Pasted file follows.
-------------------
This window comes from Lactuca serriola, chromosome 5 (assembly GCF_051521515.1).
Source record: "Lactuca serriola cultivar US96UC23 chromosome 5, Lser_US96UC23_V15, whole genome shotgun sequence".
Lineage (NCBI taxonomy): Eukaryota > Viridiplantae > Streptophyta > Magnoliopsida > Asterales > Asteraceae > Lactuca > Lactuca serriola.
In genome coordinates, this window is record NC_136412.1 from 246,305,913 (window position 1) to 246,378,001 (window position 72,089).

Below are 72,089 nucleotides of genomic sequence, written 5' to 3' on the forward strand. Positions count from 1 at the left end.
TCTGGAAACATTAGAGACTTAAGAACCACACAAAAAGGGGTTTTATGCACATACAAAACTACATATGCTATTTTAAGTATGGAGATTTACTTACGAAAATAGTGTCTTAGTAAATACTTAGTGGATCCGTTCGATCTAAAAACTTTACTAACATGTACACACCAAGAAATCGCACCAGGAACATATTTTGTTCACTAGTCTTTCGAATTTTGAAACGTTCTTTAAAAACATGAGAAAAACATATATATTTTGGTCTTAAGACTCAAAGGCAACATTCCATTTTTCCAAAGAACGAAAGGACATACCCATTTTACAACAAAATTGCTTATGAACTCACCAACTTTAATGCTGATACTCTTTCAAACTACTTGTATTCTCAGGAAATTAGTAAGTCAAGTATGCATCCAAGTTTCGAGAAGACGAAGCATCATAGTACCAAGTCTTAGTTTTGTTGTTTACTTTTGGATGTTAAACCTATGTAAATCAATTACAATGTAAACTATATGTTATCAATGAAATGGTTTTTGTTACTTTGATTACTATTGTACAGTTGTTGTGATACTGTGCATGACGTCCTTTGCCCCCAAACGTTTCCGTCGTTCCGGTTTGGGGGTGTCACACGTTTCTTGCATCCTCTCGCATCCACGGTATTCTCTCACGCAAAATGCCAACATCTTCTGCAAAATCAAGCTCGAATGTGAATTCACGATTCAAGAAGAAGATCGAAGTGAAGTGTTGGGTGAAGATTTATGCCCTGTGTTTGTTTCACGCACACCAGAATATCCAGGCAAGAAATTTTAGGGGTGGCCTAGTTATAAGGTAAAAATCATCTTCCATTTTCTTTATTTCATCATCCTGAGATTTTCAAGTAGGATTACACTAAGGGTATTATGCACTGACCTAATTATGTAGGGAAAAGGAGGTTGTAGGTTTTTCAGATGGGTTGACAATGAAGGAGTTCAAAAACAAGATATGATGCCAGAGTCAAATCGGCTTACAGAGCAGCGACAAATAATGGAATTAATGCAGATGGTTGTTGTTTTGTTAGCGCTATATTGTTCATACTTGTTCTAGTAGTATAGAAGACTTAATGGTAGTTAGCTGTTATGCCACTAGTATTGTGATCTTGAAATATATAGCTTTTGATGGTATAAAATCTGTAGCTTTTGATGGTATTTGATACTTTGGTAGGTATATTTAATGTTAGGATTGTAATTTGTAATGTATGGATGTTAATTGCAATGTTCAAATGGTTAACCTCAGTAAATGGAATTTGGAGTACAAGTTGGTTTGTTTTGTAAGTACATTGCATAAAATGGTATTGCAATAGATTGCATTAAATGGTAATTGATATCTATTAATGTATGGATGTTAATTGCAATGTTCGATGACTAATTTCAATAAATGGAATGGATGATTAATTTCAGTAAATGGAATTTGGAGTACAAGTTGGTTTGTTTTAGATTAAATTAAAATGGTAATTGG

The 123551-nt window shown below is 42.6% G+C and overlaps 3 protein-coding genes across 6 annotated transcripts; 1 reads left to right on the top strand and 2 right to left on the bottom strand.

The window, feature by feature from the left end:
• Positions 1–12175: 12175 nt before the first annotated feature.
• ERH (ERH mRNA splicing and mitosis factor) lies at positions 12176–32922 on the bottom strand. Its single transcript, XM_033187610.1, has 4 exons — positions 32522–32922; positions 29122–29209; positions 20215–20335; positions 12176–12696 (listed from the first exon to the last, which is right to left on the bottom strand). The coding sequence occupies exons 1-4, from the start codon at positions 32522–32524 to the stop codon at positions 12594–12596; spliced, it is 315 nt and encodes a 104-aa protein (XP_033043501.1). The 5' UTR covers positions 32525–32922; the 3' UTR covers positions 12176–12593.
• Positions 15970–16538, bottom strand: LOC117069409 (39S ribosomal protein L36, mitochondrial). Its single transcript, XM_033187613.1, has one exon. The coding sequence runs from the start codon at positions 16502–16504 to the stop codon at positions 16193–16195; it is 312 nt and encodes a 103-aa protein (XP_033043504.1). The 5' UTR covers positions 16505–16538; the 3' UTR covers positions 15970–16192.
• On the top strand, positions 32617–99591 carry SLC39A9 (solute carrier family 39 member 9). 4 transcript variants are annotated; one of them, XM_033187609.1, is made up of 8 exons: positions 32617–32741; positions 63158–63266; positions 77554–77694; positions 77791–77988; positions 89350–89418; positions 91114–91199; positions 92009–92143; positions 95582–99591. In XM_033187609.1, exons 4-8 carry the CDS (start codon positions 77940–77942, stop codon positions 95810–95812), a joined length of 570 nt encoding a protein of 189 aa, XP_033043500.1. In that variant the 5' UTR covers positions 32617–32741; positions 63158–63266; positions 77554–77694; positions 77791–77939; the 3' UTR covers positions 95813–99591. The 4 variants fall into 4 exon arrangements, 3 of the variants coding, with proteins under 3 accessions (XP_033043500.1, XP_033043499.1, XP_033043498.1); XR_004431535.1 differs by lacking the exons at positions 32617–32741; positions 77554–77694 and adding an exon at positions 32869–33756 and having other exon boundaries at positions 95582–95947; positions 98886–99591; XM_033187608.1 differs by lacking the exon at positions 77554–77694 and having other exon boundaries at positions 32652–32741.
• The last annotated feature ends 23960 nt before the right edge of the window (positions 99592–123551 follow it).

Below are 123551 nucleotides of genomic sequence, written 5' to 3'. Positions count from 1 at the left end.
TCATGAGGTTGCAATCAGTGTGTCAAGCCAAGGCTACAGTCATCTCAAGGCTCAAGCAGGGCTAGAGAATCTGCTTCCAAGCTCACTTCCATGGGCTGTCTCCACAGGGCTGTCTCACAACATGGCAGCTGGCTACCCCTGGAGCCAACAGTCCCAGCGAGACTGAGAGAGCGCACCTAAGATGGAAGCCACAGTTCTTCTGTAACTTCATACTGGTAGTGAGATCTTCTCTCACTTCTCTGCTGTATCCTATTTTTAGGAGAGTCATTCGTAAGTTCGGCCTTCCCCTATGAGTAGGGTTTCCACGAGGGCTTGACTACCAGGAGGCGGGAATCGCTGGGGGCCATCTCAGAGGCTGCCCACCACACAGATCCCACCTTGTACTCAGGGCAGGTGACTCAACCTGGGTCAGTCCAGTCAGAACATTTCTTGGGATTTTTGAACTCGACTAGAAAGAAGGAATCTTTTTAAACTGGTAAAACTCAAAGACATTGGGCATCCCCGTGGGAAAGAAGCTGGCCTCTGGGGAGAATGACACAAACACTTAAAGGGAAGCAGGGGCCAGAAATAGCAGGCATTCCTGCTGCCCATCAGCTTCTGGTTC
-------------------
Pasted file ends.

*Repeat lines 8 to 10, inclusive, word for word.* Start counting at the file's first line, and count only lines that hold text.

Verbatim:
The window, feature by feature from the left end:
• Positions 1–12175: 12175 nt before the first annotated feature.
• ERH (ERH mRNA splicing and mitosis factor) lies at positions 12176–32922 on the bottom strand. Its single transcript, XM_033187610.1, has 4 exons — positions 32522–32922; positions 29122–29209; positions 20215–20335; positions 12176–12696 (listed from the first exon to the last, which is right to left on the bottom strand). The coding sequence occupies exons 1-4, from the start codon at positions 32522–32524 to the stop codon at positions 12594–12596; spliced, it is 315 nt and encodes a 104-aa protein (XP_033043501.1). The 5' UTR covers positions 32525–32922; the 3' UTR covers positions 12176–12593.